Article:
This chapter presents the current landscape of the French far right through an ethnographic study of two significant protagonists, the Front National and the network of activists fighting the phenomenon they call ‘Islamisation’. The chapter is principally devoted to the Front National, which has been overwhelming in the lead on the radical right since its first success in 1982–1983. The Front National is described in terms of its ideological production and evolution, its conception of the ‘others’ and its links with other organisations or institutions whose intellectual work can build political and ideological cleavages. We also describe organisations that are fighting hate speeches and discrimination, providing examples of recent cases involving far-right organisations and leaders.
The empirical section focuses on the Front National and, inter alia, analyses a specific, explicitly anti-Islam “event” in Paris that attracted a large number of activists. The analysis is built with data gathered in interviews with members of organisations and participants involved in the events. We also use observations and important literature available in French, especially about Front National and the Le Pen family, to explore recent changes within the organisation. For the first time since the birth of the party in 1972, the new president has been elected by the membership. They chose Jean-Marie Le Pen’s daughter, Marine, regarded as a moderniser as a result of her strategy known as dédiabolisation. The analysis of the data collected from the interviewees, who were all strong Marine Le Pen supporters, illustrates the organisation’s new recruitment strategy and the new direction it seeks to adopt to become a ‘regular’ political party. The chapter also explores the latest trends in the French far right emerging in the 2000s that position Islam as the principal enemy. These individual activists, with their links to the international network (anti-Islam or counter-Jihad) that is being built in Europe, have developed a new way of observing French society through the lens of Islamic issues. We then look at the role played by anti-far right organisations in combating hate speech and crime against the ‘other’.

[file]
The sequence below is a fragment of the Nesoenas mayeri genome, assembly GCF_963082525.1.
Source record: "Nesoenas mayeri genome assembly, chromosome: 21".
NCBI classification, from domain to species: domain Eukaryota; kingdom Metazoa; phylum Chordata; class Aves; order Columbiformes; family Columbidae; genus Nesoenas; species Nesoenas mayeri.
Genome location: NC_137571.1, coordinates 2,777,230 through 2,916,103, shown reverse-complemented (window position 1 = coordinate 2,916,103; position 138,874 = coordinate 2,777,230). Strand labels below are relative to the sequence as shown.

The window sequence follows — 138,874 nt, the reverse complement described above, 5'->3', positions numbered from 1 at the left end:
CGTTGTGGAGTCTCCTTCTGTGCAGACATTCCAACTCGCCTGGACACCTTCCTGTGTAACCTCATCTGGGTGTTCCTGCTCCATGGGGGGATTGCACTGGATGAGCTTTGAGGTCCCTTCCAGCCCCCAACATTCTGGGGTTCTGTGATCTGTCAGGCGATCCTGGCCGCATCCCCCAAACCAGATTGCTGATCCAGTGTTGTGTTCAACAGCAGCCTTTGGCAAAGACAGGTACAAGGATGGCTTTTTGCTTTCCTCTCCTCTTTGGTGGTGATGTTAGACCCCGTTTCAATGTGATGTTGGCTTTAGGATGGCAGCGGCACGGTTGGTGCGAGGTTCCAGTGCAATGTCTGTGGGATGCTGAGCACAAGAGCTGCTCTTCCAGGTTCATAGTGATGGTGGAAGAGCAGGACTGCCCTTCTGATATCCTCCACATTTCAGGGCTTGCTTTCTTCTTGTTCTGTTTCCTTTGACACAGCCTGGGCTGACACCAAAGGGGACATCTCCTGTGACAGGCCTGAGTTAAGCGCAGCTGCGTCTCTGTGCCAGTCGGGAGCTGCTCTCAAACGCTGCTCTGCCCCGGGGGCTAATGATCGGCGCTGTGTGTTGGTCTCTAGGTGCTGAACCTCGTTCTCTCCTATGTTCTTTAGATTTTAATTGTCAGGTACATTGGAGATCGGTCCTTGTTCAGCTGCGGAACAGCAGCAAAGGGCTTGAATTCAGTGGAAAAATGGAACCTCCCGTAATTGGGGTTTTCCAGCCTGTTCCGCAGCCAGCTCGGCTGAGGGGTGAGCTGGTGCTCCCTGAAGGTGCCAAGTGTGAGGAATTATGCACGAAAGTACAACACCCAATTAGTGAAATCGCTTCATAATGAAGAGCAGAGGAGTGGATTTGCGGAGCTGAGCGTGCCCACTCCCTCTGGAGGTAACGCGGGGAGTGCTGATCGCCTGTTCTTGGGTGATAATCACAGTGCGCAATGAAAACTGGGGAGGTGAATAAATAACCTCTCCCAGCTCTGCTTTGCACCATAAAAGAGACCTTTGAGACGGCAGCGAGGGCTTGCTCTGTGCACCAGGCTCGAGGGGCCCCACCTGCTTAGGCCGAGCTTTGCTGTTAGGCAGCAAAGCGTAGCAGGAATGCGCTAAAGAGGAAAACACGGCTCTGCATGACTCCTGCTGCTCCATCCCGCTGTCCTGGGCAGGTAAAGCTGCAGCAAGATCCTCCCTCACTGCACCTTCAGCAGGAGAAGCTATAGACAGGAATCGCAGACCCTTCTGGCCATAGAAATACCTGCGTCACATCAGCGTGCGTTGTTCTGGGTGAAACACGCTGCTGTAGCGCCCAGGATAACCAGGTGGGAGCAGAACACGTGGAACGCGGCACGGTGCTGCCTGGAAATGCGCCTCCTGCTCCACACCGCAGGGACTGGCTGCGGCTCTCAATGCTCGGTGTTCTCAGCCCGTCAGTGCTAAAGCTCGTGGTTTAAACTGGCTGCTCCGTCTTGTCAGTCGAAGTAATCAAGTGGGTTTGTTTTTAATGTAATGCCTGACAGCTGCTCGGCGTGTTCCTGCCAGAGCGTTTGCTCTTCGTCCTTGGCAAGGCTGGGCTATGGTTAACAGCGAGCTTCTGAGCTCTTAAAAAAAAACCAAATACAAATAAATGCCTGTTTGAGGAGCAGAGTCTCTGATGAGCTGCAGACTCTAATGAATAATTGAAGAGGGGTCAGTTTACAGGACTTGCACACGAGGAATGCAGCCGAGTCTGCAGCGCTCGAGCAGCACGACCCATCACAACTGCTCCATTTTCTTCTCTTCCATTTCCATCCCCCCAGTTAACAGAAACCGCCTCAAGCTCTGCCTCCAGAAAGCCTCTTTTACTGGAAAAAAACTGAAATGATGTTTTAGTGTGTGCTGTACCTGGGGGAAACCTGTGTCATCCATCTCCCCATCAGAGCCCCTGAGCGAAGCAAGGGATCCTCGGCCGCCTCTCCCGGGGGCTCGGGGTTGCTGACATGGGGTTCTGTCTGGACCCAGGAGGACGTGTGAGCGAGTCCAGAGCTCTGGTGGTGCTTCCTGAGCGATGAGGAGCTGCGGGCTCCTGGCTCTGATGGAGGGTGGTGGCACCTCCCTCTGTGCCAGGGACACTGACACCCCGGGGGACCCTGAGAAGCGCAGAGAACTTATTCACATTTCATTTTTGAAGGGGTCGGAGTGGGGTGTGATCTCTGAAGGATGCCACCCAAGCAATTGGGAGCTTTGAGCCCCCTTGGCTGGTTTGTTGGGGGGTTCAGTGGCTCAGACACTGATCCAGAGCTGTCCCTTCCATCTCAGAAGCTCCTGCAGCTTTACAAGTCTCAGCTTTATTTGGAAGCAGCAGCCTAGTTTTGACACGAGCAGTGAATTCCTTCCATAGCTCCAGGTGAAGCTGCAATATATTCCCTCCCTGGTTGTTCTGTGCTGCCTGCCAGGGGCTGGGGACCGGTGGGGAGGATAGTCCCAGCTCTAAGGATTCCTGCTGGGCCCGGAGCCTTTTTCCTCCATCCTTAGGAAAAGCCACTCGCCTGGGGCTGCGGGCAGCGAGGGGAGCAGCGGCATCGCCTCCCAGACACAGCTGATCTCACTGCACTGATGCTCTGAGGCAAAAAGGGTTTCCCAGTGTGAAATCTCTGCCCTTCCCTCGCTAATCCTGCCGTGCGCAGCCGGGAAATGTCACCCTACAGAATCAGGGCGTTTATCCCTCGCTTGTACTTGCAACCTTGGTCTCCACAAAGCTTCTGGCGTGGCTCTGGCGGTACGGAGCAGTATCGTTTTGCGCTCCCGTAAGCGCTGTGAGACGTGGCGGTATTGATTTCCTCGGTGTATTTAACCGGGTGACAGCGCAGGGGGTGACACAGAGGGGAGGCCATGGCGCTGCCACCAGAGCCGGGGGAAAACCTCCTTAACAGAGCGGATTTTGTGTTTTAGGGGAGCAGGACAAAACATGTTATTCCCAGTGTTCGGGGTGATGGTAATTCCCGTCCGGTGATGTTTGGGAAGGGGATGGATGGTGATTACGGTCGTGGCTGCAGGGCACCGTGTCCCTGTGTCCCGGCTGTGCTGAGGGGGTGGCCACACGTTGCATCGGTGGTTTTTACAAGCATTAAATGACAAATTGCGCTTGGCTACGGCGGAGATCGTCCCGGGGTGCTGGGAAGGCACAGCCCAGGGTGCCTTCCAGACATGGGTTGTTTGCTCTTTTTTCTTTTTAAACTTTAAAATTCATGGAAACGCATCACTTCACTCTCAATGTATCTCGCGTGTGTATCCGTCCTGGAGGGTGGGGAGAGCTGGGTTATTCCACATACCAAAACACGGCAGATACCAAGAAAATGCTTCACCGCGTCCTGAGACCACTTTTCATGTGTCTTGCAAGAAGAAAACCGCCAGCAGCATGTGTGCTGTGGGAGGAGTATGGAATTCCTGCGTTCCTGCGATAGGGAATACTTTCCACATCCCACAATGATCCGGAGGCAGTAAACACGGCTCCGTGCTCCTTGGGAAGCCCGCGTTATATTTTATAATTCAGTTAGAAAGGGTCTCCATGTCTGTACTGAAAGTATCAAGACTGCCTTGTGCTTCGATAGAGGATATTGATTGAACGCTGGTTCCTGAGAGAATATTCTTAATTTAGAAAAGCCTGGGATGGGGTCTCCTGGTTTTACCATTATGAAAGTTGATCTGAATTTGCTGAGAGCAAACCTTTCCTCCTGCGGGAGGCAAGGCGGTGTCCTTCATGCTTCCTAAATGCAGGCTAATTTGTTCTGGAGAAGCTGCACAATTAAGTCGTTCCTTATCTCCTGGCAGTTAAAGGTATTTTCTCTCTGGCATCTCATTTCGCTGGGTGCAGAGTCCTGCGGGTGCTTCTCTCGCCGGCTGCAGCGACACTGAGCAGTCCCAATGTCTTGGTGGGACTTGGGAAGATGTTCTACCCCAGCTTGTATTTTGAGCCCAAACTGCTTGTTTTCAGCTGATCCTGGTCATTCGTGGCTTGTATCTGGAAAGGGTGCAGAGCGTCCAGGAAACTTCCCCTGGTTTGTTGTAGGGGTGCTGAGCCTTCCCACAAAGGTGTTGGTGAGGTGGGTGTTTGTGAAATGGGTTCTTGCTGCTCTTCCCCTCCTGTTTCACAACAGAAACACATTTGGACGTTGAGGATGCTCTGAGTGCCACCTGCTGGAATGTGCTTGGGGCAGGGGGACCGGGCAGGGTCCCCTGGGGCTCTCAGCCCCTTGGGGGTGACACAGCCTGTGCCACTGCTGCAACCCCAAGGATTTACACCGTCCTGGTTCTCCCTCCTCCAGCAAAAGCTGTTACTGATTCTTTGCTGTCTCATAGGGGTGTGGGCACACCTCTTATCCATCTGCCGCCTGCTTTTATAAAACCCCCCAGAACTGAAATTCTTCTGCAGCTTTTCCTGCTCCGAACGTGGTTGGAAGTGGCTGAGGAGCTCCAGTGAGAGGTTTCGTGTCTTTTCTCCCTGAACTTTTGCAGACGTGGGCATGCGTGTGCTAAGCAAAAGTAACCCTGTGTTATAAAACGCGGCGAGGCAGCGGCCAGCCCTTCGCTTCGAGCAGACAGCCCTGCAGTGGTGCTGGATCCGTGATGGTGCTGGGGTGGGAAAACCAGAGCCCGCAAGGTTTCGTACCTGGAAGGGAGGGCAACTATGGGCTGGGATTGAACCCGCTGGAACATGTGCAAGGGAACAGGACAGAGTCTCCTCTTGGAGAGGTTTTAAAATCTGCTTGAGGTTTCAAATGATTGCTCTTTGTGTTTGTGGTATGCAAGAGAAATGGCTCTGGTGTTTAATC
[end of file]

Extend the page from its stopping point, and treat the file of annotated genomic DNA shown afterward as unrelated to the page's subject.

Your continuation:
- Assisted Reproductive Technology
- Hate Speech
- Lesbian Couple
- Youth Organisation
- Front National
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